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After almost 15 years of clinical investigation in the field of glaucoma and after reporting on phases of this investigation in numerous original articles, Sugar presents us with a monograph on the subject that he considers "the most fascinating" in ophthalmology. This sequence of events would lead one to expect a book made up principally of the author's many original contributions, arranged in as orderly and coherent a fashion as the material permits. This expectation is enhanced by the second paragraph in the author's preface:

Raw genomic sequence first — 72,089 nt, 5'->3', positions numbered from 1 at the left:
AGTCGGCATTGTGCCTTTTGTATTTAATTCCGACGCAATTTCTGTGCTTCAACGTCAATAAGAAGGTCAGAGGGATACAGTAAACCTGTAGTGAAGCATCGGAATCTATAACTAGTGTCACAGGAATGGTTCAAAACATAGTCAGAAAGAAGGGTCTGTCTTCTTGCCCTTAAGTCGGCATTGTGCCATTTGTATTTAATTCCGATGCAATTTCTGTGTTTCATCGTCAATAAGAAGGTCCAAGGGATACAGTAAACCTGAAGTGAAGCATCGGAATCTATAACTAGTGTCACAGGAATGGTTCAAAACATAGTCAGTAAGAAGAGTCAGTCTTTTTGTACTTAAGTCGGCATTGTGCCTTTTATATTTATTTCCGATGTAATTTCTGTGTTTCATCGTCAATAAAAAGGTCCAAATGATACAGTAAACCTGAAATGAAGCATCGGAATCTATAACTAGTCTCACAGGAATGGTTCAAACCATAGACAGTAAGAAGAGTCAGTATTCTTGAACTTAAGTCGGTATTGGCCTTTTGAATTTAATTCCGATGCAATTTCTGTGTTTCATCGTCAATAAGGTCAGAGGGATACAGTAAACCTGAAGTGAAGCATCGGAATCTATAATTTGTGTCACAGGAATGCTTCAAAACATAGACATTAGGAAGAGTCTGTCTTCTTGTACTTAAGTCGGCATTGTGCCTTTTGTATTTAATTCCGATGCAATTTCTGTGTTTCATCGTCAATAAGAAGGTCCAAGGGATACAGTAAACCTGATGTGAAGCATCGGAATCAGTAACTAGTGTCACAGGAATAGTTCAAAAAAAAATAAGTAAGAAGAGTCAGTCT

No attempt is made to give every side of every question under discussion. Especially in those subjects in which original contributions have been made, the views are often one-sided since it is my feeling that only in this way can the student ophthalmologist acquire any feeling of confidence in his approach to the subject. Too many viewpoints, presented without comment, lead to confusion. It has
The Glaucomas. AMA Arch Ophthalmol. 1952;47(6):833. doi:10.1001/archopht.1952.01700030852014
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